Yet, recent studies conducted by our Department indicate that beyond a shadow of a doubt there are many individuals coming into our institutions who simply do not need to be there. For example, approximately fifty-three percent of the 876 applications to the Austin State School last year involved individuals whose intellectual functioning fell in the mild to moderate range of retardation. These individuals can and ordinarily should be cared for in their respective communities in proximity to their family and homes if (1) an adequate array of services is

available; (2) if these services and programs are staffed by a sufficient number of professional and technical-level personnel who are adequately trained to carry out their assignments; and (3) if there is available a continuing and stable source of support monies. The necessary services I refer to include diagnosis, parent counseling, day care programs, preschool training, special education, prevocational training, sheltered employment, and a host of other individualized services which, depending upon the retarded individual's age and needs, can be brought to bear on his situation. All three prerequisites for the development of community programs are directly related to and are supported by the “Mental Retardation Amendments of 1967."

This year the Texas Department of Mental Health and Mental Retardation will spend in the neighborhood of $25,000,000 on its programs for the mentally retarded. These programs include direct services to some 11,000 residents of six existing Special Schools, along with an array of commitments to an evolving network of community programs. As such, the Department is the official mental retardation authority in the State of Texas, and we are the agency which administers the mental retardation facilities construction monies. Additionally, we presumably would be the agency which would administer any mental retardation staffing monies that might be forthcoming. As an agency, we are deeply committed to and strongly believe in the partnership arrangement whereby local serv ices and programs are initiated and funded through the cooperation of and interaction between local, state, and federal resources. We have enjoyed an excellent and productive relationship with our Region VII HEW Office in Dallas and especially with Dr. Robert Jaslow's Mental Retardation Division in the new Social and Rehabilitative Service Agency here in Washington. We have been amazed and grateful for the outstanding leadership role played by these key mental retardation groups, despite severe staffing and program support limitations.

Essentially, the Department has five chief means of delivering services to the retarded and their families or for participating in the catalyzation process which leads to the services being rendered. The media for providing these services include: (1) the provision of direct services by various programs operated out of our central administration in Austin; (2) the provision of direct services as may be provided by our various residential centers either on a direct basis or through numerous satellite programs; (3) contractual arrangements with various private and public organizations, agencies, and individuals for specific service programs; (4) a system of State grants-in-aid to locally organized and established boards of mental health and mental retardation; and (5) the administration of available federal support programs, such as community facilities construction and staffing. You will have to pardon me for sounding like a Texan, but please believe me when I say that the problem of delivering services to a State with 254 counties and in which almost two-thirds of the total State's population reside in twenty-one urban areas separated, for example, by such distances as 864 miles between El Paso and Texarkana or the 658 miles from Amarillo to Port Arthur, is no small chore. Nor is there any single approach which can be identified as the most effective for all areas and for all populations. A customized approach is called for, and this is true in all states. Yet, certain commonalities and similarities do exist in both problems and approaches; hence, H.R. 6430 does have certain projected benefits for all of our states. Obviously, a combination of approaches is called for.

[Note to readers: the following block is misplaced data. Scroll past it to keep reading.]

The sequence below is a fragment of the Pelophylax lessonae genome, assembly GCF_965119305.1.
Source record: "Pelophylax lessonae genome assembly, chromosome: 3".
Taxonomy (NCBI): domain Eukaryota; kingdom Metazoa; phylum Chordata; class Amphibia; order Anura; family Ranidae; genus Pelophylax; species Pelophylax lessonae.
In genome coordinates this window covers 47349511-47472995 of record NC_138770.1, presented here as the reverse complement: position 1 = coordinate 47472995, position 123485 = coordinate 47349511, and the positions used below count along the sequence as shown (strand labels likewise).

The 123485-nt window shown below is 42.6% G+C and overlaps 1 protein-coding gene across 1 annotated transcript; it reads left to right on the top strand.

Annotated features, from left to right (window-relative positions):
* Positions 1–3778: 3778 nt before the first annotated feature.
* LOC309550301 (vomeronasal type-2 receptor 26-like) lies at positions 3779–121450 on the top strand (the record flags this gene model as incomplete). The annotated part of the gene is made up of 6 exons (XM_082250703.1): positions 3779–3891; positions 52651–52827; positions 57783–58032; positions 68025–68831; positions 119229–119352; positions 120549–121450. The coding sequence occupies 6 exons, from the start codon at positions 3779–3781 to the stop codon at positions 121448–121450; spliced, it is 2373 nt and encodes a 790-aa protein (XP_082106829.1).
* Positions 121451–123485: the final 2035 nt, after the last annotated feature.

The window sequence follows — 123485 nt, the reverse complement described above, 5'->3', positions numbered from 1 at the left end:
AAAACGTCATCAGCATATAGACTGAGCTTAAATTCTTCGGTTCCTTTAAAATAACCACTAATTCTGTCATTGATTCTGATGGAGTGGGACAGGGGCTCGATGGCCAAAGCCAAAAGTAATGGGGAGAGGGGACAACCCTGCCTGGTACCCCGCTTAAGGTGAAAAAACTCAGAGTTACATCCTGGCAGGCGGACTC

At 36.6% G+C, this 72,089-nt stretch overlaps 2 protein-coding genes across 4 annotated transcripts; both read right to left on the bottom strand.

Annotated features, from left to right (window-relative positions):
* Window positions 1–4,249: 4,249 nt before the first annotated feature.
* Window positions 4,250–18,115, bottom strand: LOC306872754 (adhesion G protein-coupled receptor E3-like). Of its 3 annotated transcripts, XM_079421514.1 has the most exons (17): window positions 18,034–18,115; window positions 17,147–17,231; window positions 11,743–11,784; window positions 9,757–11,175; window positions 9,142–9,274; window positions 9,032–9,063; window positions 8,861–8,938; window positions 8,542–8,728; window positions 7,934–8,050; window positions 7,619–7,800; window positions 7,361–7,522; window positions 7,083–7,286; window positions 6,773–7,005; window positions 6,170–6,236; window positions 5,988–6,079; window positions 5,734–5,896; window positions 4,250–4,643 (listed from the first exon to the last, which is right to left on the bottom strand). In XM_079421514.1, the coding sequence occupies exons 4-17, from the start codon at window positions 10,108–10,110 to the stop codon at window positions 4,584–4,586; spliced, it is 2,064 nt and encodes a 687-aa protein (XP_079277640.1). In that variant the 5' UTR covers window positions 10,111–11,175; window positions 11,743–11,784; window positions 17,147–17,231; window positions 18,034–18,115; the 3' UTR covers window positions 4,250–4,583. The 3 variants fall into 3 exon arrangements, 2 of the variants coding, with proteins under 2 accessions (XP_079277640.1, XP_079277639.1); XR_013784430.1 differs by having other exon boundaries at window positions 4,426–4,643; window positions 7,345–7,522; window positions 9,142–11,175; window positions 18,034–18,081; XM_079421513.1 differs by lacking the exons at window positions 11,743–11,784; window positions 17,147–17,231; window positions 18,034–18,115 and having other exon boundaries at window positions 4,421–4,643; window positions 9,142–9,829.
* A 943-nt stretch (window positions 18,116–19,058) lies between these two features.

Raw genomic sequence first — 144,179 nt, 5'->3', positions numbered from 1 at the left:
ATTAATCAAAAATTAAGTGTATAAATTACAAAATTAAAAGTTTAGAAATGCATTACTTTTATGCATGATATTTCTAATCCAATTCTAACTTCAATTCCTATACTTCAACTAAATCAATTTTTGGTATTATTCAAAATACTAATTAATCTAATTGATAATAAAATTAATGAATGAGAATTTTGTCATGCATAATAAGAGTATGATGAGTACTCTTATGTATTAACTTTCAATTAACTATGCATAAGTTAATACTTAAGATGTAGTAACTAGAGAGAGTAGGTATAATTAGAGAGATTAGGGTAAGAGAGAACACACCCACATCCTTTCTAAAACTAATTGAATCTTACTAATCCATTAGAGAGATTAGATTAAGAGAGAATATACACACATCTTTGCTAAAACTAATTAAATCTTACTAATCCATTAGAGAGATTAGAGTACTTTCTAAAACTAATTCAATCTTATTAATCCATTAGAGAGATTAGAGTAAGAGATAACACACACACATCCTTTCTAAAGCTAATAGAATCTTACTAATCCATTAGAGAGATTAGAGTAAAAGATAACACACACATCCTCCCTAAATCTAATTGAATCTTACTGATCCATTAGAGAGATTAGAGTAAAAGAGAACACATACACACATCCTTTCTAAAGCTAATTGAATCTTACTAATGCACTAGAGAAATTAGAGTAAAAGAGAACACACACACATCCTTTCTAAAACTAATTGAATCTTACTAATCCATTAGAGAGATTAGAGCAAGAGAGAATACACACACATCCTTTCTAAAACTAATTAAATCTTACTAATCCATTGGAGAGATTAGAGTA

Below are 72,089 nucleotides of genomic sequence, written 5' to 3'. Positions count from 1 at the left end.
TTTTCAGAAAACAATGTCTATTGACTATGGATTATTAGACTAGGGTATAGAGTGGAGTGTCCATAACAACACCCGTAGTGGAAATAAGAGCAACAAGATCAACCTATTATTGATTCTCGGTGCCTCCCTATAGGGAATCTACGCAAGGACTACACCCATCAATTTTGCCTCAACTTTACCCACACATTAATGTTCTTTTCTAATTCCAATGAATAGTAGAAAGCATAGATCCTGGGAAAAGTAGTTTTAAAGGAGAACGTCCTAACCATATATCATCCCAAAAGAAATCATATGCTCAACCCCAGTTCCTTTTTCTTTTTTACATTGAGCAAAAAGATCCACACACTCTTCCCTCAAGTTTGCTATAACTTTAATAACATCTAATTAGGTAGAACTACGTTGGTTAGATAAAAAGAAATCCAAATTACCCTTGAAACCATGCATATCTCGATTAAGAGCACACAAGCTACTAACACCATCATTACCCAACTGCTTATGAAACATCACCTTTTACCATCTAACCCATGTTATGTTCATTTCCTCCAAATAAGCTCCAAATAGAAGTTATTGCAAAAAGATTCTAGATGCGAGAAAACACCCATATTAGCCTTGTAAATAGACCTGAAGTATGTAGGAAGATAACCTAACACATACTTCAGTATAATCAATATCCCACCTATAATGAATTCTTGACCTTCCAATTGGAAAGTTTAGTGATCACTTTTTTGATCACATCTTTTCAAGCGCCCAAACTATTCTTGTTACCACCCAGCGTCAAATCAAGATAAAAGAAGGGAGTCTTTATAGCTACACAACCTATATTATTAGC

Since time will not permit any further elaboration on these points, let me summarize thus far by saying that the primary thrust of mental retardation programs in all states is to the community level and that the provisions of the "Mental Retardation Amendments of 1967" will significantly enhance the movement toward realization of strengthened programming at the community level. I would now like to comment brifely on several of the specific sections of H.R. 6430, and in so doing, point up several specific amendments that the Texas Department of Mental Health and Mental Retardation as well as the National Association of State Program Coordinates for the Mentally Retarded feel are worthy of your consideration.

Relative to Part B of H.R. 6430, Project Grants for Construction of UniversityAffiliated Facilities for the Mentally Retarded, we applaud the extension of this program and the proposed increase in funds for fiscal years 1969 and 1970. It seems clear that, if we are to meet adequately the mental retardation problem and if we are to progress to the point of developing an adequate array of services at the community level, a significant number of new manpower training